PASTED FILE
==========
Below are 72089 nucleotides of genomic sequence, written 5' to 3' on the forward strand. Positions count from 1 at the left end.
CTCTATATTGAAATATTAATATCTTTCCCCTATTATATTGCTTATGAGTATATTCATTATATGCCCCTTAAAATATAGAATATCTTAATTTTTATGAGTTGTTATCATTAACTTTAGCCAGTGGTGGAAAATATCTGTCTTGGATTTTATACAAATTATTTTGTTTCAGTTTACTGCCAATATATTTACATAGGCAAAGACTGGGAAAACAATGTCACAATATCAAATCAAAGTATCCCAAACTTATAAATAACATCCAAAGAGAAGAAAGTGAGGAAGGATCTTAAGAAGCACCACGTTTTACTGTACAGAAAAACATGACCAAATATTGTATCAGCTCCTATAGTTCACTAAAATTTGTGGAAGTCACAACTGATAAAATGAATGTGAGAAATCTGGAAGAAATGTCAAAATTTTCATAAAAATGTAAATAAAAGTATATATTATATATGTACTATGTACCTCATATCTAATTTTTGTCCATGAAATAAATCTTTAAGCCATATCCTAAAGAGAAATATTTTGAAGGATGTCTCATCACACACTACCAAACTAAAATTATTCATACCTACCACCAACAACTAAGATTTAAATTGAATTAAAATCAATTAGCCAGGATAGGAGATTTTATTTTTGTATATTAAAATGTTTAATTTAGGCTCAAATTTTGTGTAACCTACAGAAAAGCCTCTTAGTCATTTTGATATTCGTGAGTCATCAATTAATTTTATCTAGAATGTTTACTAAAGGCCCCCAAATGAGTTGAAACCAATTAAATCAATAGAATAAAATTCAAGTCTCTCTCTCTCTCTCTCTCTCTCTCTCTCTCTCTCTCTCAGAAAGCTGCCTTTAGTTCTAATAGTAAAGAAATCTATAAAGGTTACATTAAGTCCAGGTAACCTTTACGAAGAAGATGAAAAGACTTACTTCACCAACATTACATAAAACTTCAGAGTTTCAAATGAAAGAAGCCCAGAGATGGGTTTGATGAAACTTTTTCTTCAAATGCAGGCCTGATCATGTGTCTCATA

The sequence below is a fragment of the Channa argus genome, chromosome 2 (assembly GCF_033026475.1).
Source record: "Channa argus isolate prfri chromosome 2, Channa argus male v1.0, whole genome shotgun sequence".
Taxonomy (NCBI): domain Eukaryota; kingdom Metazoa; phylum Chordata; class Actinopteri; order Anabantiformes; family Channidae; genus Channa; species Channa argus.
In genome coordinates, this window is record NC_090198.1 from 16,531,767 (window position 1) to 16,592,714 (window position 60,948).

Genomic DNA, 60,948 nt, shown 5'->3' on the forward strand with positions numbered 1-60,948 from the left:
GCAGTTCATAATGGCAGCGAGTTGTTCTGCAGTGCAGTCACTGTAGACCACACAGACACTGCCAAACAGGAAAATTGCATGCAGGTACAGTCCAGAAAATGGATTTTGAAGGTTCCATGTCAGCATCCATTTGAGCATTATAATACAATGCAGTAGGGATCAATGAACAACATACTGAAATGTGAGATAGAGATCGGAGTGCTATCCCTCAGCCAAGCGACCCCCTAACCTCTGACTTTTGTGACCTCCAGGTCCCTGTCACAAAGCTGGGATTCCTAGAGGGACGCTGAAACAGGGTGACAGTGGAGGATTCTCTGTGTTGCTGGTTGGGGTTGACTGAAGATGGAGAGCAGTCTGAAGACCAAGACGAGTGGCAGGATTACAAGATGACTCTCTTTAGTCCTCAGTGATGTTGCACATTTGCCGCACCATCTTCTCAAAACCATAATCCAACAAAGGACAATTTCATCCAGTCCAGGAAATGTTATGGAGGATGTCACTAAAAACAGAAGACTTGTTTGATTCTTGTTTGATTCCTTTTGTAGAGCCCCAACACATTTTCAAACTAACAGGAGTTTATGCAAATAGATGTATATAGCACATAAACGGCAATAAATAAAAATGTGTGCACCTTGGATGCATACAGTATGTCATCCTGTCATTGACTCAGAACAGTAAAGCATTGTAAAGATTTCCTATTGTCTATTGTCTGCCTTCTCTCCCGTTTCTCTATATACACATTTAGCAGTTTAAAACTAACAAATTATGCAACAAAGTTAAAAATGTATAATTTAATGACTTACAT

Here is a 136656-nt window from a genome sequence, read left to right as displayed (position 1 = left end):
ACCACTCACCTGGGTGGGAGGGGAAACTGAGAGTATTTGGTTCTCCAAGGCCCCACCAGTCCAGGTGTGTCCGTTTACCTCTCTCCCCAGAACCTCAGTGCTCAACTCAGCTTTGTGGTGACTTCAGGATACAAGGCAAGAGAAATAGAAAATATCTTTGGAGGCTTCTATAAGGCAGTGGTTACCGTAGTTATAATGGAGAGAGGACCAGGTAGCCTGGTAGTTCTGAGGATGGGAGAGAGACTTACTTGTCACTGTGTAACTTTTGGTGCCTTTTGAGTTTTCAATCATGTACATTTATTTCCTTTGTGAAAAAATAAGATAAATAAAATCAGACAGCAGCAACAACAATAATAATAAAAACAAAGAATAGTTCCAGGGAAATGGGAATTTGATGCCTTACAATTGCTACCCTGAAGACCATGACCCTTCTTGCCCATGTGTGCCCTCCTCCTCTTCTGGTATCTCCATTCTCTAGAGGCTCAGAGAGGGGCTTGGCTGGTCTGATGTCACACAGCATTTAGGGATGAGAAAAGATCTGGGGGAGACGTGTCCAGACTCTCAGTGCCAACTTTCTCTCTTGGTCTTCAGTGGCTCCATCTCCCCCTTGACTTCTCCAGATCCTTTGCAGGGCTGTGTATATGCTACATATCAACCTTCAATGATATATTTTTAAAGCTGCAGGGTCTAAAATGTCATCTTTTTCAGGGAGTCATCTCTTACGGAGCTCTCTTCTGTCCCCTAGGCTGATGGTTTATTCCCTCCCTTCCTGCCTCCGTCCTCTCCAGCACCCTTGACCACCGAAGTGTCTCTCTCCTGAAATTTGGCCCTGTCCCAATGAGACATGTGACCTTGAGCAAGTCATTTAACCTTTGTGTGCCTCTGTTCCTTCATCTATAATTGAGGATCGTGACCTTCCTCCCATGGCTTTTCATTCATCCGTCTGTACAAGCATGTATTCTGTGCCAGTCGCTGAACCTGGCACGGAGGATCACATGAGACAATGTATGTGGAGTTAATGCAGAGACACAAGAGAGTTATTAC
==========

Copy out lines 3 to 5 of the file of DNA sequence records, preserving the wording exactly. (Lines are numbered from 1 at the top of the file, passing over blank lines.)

The sequence below is a fragment of the Channa argus genome, chromosome 2 (assembly GCF_033026475.1).
Source record: "Channa argus isolate prfri chromosome 2, Channa argus male v1.0, whole genome shotgun sequence".
Taxonomy (NCBI): domain Eukaryota; kingdom Metazoa; phylum Chordata; class Actinopteri; order Anabantiformes; family Channidae; genus Channa; species Channa argus.